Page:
Brian Lawson’s main purpose in his overview, ‘The Language of Space’ is – as the title states – a study into the language of space as a form of communication that usually unbeknown to us we use more often throughout our lives. “When we walk into a room, others are reading this spatial language long before we speak” (Lawson, 2001). The book explores the different perceptions of space, in terms of human spatial behaviour; the relationships that develop through space, the rituals, attitudes and territories that inhabit our spaces and how these factors define a space as a place. It is the relationship that develops through the emotional responses to space that I shall concentrate my study on.
Throughout the book Lawson often refers to the statement;
“Whatever space and time mean, place and occasion mean more. For space in the image of man is place, and time in the image of man is occasion.” (Aldo van Eyck, 1962)
It is the inhabitants of space that in turn create the idea of place, through their action, routine and experience of the space. Although we as designers can expand and develop these spaces in order to honour these behaviours.
Lawson goes onto explain that the experience of place isn’t always as easy to communicate as one may think. People no doubt are clear about how a space can make them feel – either good or bad – but the reasons for these feelings are harder to express. Often the easiest way to describe their emotions towards a place is by comparison to another similar atmospheric place.
To understand this emotional response to space Lawson suggests that we must recognize the characteristics of a space that people use to perceive and make an assessment of their surroundings. Asking this as a simple question – How does this space make you feel? How would you describe the space? – opens up the results to a vast number of feelings and emotions evoked from that particular place, failing to get a general atmospheric opinion from the space. To counteract this problem Lawson suggest the use of psychological method that is a simple way of recording these experiences we have with space. It is called semantic differentials. It involves asking a subject to rate their response of a space in relations to a scale that ranged from one description to its opposite meaning.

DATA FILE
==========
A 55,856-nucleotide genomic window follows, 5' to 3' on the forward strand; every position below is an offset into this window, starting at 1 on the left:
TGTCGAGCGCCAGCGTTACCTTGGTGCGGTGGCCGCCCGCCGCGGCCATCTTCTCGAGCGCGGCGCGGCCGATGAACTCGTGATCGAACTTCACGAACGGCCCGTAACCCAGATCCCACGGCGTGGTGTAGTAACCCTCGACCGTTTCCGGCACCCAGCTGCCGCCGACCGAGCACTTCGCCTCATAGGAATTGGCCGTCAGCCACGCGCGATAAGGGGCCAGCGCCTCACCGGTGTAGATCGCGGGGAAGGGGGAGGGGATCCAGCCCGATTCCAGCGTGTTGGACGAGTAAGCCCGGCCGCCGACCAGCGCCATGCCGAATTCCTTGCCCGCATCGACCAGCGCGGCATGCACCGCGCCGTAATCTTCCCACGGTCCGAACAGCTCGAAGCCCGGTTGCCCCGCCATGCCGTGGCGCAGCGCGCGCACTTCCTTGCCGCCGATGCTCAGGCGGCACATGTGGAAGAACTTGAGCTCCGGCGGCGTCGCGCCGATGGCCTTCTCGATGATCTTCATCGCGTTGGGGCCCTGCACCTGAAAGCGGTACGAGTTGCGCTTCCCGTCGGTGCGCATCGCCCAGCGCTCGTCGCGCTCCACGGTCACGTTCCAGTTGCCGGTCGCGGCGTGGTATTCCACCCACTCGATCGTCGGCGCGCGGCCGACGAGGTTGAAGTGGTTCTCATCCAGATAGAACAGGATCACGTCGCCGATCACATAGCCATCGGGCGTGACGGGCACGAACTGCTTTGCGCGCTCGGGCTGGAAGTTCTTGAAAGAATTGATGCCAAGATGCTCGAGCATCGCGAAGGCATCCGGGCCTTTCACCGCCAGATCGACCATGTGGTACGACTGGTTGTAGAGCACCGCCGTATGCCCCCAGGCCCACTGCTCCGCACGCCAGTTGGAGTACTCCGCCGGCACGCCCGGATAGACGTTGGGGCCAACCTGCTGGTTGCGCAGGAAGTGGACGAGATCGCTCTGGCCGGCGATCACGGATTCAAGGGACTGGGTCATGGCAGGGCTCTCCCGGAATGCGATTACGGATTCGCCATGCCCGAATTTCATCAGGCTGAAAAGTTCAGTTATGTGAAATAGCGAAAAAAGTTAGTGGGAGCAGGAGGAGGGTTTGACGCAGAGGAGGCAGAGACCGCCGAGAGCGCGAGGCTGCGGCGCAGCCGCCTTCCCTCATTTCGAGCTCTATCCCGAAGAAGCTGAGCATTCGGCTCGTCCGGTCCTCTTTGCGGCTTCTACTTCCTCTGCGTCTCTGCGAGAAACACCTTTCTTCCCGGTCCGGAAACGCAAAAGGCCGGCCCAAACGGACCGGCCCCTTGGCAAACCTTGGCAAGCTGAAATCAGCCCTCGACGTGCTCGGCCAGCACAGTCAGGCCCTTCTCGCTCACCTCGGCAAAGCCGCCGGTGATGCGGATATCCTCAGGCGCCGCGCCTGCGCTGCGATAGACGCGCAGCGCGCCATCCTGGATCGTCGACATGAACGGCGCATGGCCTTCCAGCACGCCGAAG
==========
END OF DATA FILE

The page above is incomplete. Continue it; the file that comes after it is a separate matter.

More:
“For example a scale that ranged from hard to soft, one from open to closed and so on. Usually these scales are either five or seven points long; an odd number of points allow a respondent to choose a middle point in either direction.” (Lawson, 2001)
This method allows us to compare different groups on their experience of place and in terms of ‘externalising’ feeling in order to communicate between the client and the designer it is very successful in keeping them on same page basis.
This study then leads Lawson on the question of stimulus;
“Is it the overall proportions, the variation of colour or texture, variations in sizes of features, or their proportions or frequencies of occurrence?” (Lawson, 2001)
He makes reference to Lynch’s theory in order to make sense of what “features that most determine how people feel about and react to places.” (Lawson, 2001). Lynch (1960) suggests the perception of an environmental image is broken up into three components; structure, meaning and identity. Structure relates to the rules and order of place, meaning is the symbol and message that the place stands for and finally identity represents those identifiable elements that give a sense of exclusivity and distinctiveness to a place. These combined attributes to the stimuli we perceive work as they evoke feeling and emotions that we come to associate with the place we view.